One asked him if he knew the reason why the Jews sway during the Tfile prayer, and the agent said, “I don’t know.” The nobleman said to him, “I’ll tell you the reason—because the Tfile is like intercourse. That’s what’s written in the book Likutey Yekorim.” And another asked him if it’s true that the justice of gentiles is husks and that your rebe goes to gentile justice so as to extract holy justice from among the husks. And the third asked him if he too speaks with them only so as to extract the holy sparks from them so that they should be left empty, and so on.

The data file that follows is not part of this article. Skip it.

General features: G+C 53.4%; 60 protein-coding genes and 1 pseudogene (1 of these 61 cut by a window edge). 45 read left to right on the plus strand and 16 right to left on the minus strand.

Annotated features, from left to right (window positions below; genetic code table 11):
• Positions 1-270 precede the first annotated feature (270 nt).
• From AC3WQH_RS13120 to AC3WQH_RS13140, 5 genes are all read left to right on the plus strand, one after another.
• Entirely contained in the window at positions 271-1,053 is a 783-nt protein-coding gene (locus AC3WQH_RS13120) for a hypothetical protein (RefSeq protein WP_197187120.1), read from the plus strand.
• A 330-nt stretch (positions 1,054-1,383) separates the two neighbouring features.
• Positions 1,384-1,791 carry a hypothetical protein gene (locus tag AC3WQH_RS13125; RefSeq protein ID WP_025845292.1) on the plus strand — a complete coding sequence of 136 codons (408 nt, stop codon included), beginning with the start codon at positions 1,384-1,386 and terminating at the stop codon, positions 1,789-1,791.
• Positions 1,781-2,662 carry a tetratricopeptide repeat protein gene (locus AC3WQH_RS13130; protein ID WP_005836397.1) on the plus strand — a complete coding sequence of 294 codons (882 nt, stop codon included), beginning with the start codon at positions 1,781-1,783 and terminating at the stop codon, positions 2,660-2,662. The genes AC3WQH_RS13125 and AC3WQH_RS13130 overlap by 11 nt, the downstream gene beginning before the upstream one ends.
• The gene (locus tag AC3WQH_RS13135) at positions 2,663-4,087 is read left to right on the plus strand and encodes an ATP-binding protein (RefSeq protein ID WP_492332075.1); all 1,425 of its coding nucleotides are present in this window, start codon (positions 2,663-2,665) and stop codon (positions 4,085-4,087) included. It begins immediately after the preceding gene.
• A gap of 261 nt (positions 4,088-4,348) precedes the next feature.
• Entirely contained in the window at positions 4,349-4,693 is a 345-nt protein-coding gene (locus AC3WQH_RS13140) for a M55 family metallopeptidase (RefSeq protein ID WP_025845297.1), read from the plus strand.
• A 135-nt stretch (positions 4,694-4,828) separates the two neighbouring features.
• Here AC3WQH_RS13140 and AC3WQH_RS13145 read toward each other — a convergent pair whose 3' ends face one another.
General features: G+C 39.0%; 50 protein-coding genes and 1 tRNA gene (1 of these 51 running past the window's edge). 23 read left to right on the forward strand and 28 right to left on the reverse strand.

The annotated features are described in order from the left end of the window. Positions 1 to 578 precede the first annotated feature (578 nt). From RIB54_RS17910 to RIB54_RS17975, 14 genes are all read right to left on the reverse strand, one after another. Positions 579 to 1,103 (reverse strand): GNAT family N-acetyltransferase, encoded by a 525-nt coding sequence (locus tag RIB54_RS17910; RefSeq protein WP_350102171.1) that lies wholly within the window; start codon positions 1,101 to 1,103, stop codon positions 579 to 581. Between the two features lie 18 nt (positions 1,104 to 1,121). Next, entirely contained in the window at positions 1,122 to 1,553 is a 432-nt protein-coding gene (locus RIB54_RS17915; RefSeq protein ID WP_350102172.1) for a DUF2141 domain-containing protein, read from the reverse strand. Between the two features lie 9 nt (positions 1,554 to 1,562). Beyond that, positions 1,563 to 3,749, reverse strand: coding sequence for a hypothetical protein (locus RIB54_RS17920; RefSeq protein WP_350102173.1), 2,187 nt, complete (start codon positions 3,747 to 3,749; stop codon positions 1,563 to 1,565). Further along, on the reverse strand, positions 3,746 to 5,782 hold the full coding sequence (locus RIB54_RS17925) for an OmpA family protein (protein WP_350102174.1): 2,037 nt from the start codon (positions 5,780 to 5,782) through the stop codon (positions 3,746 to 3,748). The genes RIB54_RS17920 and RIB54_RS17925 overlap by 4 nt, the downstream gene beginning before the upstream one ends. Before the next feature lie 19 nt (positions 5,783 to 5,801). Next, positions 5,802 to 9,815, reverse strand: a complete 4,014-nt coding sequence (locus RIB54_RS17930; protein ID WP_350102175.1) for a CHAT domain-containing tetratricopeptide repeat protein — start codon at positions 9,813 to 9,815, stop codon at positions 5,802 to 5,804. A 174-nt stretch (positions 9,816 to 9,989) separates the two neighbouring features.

In a kind of wish fulfillment, Perl imagines that Polish noblemen have discovered his bukh and want to translate it into Polish! Here, he puts Hasidic doctrine in the mouths of Gentile noblemen and government officials who have learned from the bukh that the Likutey Yekorim, like several other Hasidic sources, compares the swaying in prayer to an act of sexual intercourse with the Shekhina. Once apprised of such lascivious Hasidic ideas, these Gentiles regard Hasidism—represented here by Jewish arendars (leaseholding agents)—as the butt of their humor. Hasidism, in Perl’s estimation, threatens the respectability of Judaism in the eyes of the nobility whom he wishes to cultivate so as to integrate the Jews into Austrian society. Since, of course, it is his own German bukh—not the Hasidic texts, which would have been inaccessible to Gentiles—that reveals the secrets of Hasidism, he more or less admits that, had his book cleared the censors, he would have been complicit in making the Jews look ridiculous.